Presidents Trump and Biden along with other world leaders recognized the potential strangle hold China is starting to apply. However, diversify metals production is easier said than done, are costly and take time. The PRC has the technology and the installed capacity to leverage its strategy right now.

While the rest of the world plays “catch-up”, America should increase its stockpiles, support alliances to offset China’s dominance, and encourage recycling of metals currently in the system.

However, ignoring China’s grip on the world’s critical metals supplies is no longer an option.

Don C. Brunell is a business analyst, writer and columnist. He retired as president of the Association of Washington Business, the state’s oldest and largest business organization, and now lives in Vancouver. He can be contacted at theBrunells@msn.com.

Talk to us

Please share your story tips by emailing editor@courierherald.com.

To share your opinion for publication, submit a letter through our website https://www.courierherald.com/submit-letter/. Include your name, address and daytime phone number. (We’ll only publish your name and hometown.) Please keep letters to 500 words or less.

More in Business

Don Brunell
Land is the wild card in Biden’s green gamble |Brunell

It will take a lot of land to covert the U.S. to 100 percent renewable energy.

Don Brunell
Ignoring China’s grip on critical metals production is not an option | Brunell

China processes more than 90 percent of the world’s manganese, while the U.S. has none.

Ian McLeod speaks with customers behind the desk at Rock Paper Games on Main Street in Buckley on the afternoon of May 11. Photo by Alex Bruell
Buckley game shop is a critical hit

‘Rock Paper Games’ has weathered COVID-19 with the help of the Plateau gaming community

Don Brunell
Building our future electricity supply around hydropower | Brunell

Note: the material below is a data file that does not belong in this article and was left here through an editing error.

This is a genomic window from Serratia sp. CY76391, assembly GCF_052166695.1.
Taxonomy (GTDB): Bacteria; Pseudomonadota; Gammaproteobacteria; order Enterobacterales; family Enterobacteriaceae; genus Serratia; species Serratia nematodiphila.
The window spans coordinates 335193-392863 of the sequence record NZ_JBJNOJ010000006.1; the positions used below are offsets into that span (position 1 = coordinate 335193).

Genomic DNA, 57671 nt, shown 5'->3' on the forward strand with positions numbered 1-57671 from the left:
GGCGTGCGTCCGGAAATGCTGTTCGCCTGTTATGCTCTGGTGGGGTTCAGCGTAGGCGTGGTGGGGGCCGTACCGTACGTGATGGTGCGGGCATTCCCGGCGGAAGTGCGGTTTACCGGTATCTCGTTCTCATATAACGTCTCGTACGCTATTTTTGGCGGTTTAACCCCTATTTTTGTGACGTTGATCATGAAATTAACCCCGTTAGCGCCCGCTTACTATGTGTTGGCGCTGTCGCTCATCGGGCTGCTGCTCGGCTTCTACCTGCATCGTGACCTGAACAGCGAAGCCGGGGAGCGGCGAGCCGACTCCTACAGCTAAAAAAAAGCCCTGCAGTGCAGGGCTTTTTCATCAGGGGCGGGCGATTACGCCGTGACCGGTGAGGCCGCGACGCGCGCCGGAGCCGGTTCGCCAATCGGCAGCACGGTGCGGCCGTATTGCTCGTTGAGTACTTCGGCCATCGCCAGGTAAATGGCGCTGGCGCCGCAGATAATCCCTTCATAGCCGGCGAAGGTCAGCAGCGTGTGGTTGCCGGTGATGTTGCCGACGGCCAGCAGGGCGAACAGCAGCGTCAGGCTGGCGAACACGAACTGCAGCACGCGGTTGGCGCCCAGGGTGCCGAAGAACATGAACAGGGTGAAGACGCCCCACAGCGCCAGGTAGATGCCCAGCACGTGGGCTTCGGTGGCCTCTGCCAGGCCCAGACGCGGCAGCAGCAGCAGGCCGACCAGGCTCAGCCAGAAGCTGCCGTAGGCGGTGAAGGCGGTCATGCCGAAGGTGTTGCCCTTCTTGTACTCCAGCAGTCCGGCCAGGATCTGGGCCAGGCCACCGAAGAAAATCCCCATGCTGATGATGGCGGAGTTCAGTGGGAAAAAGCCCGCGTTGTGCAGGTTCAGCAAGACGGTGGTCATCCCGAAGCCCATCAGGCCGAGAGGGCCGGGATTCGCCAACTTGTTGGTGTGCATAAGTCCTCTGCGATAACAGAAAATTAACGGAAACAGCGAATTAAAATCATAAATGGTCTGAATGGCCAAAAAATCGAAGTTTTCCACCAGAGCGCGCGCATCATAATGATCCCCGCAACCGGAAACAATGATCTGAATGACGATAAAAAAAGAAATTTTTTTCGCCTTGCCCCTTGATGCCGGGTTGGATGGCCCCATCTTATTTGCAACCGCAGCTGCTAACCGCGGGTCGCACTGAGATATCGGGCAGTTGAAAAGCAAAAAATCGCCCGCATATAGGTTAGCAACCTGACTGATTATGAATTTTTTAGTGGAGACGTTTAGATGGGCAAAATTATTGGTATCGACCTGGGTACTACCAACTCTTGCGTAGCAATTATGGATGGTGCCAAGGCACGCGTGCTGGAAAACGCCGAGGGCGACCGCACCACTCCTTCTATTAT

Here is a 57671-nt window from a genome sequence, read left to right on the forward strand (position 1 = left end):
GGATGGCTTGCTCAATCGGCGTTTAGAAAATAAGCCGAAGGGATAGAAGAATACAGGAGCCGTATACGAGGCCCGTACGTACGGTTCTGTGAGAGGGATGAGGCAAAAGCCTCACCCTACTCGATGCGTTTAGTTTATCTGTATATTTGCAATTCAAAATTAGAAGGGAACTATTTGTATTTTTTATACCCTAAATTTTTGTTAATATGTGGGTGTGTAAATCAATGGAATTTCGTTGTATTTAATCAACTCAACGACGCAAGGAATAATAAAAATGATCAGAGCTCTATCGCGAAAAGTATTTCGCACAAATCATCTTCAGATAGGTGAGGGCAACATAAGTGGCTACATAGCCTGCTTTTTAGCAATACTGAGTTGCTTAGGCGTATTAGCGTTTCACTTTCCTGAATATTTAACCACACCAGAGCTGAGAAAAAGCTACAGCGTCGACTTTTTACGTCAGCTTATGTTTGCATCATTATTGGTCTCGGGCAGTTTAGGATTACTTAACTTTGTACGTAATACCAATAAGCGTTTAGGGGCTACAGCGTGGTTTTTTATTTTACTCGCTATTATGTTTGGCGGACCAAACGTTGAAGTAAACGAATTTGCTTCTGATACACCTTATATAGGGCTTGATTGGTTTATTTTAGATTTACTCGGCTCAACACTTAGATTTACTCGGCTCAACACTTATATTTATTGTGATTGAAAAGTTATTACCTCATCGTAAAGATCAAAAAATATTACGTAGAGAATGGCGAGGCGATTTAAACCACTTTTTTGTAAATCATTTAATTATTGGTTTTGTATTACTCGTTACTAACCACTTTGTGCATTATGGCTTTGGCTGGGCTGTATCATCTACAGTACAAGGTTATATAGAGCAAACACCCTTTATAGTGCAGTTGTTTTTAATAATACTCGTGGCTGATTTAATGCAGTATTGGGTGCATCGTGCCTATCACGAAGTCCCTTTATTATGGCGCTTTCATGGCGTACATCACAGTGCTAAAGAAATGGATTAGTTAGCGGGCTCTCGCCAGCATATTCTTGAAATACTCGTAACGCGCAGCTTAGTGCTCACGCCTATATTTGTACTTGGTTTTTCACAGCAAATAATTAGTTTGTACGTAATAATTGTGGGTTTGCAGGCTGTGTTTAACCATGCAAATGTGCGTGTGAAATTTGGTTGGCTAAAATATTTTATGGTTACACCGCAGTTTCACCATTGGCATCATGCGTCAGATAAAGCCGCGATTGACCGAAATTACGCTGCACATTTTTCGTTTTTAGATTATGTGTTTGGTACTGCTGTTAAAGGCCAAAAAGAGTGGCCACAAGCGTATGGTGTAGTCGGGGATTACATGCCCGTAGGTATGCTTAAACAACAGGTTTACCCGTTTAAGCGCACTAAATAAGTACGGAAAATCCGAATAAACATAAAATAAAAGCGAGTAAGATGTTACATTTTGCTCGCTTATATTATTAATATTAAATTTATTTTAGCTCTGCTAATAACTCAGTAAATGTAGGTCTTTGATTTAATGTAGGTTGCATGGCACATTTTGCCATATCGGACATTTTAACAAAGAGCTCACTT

Instead of eliminating fossil-fuel power plants, Washington and New Zealand should work on making those plants fore energy efficient.

The Moe Vegan food truck serves meals at the city of Kent’s annual Community Thanksgiving Dinner on Nov. 21, 2020. Sound Publishing file photo
King County fire marshals offer regulatory relief to food trucks

39 fire authorities have reportedly agreed to standardize fire codes and inspections.

Don Brunell
Unemployment insurance intended as a bridge between jobs | Brunell

It shouldn’t be an incentive to stay jobless.

From left to right: Peggy Wenham, Toby Wenham and Sheree Schmidt stand for a picture outside Sweet Necessities on Griffin Avenue. Photo by Alex Bruell
For sale: Enumclaw candy shop Sweet Necessities looks for a new owner

Co-owner Toby Wenham is joining his wife Peggy in retirement from their twin Enumclaw businesses

Don Brunell
Rethinking natural gas bans | Brunell

Washington shouldn’t ban natural gas in new homes. Thankfully, Olympia left the bad legislation on the table this session.

Nickie Lynn's 22x22-foot labyrinth takes up nearly the entire floor space in her Myrtle Avenue location. Photo by Ray Miller-Still
A new ‘place for healing’ opens in heart of Enumclaw

Nickie Lynn has earned a Masters in pastoral studies and has been certified in pastoral ministry, spiritual direction, and labyrinth facilitation — all to help you on your spiritual journey.

Don Brunell
North American ports remain closed to large cruise ships | Brunell

Losing out on cruise ship season last year cost Alaska $3 billion.

Don Brunell
Good news from Hanford | Brunell

If Washington is going to reduce CO2 emissions, then it has to go nuclear.

A street sign along Bay Street in Toronto's financial district is shown on Tuesday, January 12, 2021. THE CANADIAN PRESS/Nathan Denette
Energy and base metals help lift TSX in early trading, U.S. markets down

TORONTO — The energy and base metal sectors helped lift Canada’s main… Continue reading